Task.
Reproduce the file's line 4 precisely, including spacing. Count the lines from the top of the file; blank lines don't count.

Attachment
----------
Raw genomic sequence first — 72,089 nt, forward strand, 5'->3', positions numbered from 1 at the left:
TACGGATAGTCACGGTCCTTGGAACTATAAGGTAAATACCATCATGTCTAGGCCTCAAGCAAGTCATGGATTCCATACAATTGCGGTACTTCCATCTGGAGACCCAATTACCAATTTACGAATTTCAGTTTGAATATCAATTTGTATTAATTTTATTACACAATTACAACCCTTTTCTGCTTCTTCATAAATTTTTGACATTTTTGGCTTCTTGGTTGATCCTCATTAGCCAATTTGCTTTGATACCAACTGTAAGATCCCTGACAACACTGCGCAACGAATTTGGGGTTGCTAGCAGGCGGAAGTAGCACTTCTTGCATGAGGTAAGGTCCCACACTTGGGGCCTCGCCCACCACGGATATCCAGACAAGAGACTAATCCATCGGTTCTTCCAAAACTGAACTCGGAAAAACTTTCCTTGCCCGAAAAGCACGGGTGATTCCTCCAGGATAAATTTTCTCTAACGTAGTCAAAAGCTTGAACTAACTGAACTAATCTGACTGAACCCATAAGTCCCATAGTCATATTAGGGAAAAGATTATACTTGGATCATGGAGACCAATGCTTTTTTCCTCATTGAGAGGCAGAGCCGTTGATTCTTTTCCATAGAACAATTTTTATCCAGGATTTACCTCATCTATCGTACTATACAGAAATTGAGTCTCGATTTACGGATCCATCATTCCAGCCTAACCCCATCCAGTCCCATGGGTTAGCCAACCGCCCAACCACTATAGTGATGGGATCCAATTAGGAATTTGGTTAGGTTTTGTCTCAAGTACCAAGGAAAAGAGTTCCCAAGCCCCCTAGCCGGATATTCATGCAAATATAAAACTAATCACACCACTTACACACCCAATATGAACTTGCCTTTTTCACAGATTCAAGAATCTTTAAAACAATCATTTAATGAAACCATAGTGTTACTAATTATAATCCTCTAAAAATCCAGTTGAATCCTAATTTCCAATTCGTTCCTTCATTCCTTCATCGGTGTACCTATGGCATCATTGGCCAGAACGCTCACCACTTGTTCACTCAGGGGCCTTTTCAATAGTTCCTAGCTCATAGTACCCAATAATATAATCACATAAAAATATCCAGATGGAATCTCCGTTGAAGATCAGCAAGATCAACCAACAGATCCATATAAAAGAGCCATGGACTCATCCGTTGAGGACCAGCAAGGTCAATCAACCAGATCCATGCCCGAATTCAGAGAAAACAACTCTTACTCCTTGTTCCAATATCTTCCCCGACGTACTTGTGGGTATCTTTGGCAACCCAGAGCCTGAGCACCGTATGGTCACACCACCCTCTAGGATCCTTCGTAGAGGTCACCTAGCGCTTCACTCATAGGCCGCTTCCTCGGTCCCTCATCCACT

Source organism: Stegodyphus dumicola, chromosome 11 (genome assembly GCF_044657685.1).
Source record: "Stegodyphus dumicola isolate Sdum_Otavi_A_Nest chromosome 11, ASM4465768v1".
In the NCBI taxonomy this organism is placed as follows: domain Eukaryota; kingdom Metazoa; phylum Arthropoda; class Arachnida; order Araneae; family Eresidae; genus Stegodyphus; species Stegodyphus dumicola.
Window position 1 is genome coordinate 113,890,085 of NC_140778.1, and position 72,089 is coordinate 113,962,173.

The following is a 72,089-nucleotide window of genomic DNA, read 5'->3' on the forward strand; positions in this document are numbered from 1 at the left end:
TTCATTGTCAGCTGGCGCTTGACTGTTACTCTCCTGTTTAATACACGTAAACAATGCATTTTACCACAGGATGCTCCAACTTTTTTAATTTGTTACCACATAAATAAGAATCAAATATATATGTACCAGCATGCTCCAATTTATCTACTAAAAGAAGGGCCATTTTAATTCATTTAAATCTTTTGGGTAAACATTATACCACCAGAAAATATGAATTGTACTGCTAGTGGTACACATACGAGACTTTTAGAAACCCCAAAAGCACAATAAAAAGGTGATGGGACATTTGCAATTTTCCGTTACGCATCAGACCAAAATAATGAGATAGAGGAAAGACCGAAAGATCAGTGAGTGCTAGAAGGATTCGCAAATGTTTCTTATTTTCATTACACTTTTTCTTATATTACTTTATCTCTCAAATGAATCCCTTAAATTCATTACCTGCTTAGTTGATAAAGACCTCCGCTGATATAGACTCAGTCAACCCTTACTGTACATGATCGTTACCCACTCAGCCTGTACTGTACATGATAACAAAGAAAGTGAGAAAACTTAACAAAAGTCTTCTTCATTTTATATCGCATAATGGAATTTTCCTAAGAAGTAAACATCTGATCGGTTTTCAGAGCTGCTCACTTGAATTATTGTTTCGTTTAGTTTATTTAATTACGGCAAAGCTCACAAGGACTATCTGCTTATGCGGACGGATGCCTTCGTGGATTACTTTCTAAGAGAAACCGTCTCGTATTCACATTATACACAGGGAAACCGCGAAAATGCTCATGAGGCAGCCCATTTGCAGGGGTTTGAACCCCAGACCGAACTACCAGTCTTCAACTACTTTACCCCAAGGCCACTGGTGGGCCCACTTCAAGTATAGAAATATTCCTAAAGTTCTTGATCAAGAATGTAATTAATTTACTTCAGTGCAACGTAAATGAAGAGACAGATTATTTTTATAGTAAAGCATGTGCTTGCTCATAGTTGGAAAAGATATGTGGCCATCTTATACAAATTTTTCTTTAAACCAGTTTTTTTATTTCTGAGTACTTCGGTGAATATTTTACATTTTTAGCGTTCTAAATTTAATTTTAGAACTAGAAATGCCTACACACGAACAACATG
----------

Source record: "Stegodyphus dumicola isolate Sdum_Otavi_A_Nest chromosome 11, ASM4465768v1".